Festivals at Sensoji temple, Asakusa
Sanja Festival is well known as Sensoji temple’s festival. But Sanja Festival is not only. Don’t miss Needle Memorial Service, Flower festival and Hozuki Market.
Needle Memorial Service, Awashima Hall
Every year on February 8th, the Needle memorial service is held at Awashima hall. Many women visit to bring broken or used needles and place them on Tofu. They pray to the needles to give gratitude and to improve their sewing skills. They believe the needles worked hard to sew many things or to help patients at hospitals and for that reason, should rest on something soft.
Flower Festival, Kanbutsue
April 8th is thought to be the birthday of the founder of Buddhism, Shakyamuni. People celebrate the Kanbutsue (flower festival). When we visit the temple on this day we are served sweet tea. This is due to the folklore that sweet rain poured down the day Shakyamuni was born. Hanamido Hall displays the lumbini flower garden and is placed at the temple. At the center, the statue of the birth of Buddha is placed and celebrated by pouring sweet tea over its head with a ladle. Drinking this sweet tea is said to be a blessing of good health.
On July 10th, the Hozuki market is held. It is believed that visiting Sensoji temple on this day holds the same benefit as visiting here 46,000 times. Hozuki is a Chinese lantern plant which was thought to be a medical herb and stops hiccups once swallowed.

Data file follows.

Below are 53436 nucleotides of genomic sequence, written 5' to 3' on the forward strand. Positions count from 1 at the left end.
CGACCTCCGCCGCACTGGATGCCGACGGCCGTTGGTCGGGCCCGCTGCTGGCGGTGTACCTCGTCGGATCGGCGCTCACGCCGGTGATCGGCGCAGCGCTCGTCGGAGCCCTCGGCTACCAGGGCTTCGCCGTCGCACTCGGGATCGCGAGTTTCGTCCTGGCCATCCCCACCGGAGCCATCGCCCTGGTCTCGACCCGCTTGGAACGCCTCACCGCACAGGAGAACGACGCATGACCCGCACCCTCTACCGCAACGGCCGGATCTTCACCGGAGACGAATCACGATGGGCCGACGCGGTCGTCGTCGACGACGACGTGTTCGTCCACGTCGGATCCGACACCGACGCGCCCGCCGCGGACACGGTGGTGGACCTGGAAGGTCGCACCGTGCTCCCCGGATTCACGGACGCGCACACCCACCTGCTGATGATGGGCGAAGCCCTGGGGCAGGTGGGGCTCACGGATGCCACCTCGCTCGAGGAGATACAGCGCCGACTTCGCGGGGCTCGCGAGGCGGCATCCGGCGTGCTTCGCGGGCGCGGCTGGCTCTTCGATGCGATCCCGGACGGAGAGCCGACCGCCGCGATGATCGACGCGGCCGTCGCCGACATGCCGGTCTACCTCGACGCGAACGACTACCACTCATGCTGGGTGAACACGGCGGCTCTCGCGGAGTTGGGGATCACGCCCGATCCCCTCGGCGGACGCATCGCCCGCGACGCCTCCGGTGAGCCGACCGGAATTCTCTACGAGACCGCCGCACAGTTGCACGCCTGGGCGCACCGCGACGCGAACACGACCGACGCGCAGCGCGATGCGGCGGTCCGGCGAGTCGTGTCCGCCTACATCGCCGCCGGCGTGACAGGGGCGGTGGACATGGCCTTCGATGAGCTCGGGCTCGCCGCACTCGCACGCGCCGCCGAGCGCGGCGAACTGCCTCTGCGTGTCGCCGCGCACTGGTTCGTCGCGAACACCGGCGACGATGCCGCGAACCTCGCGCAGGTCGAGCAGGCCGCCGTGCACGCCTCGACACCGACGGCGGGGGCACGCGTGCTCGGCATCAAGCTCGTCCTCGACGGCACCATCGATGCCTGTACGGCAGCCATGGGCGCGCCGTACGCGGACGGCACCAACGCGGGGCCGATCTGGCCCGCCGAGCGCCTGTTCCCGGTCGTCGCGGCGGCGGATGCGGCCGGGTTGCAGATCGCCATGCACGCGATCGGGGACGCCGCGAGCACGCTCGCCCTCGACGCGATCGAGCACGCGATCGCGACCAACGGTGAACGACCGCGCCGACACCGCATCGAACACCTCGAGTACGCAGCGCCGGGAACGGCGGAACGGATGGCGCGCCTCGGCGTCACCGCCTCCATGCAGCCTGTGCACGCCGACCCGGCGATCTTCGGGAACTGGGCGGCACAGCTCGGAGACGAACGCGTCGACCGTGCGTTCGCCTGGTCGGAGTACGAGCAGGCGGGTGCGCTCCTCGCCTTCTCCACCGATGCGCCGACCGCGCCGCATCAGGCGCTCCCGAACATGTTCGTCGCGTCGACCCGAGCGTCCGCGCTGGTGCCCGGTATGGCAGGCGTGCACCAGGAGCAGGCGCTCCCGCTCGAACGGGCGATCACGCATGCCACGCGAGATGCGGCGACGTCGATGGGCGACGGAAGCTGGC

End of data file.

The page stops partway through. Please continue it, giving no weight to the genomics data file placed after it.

Sanja Festival, Asakusa
One festival that flows with the spirit of the Edo period is the Sanja festival. It is held on the third Friday, Saturday, and Sunday of May. Many locals and tourists gather to see the various dances performed in the area around Asakusa shrine. It’s about this time of year that Shitamachi Asakusa becomes the liveliest.
Origin of the Sanja Festival
The word “Sanja” refers to the three shrines that were deified to the three people who were involved in the origin of Sensoji temple.
According to legend, two brothers fished the statue of Kannon Bodhisattva out of the Sumida river. They continuously attempted to put the statue back in the river only for it to miraculously return every time.
So the two brothers visited the master of the village.
“What are we to do with this statue?”
To which the master replied.
“This is the honorable and merciful statue of Kannon Bodhisattva. She should be worshiped.”
He then went on to worship her at his own house. The temple was later built to deify Kannon Bodhisattva.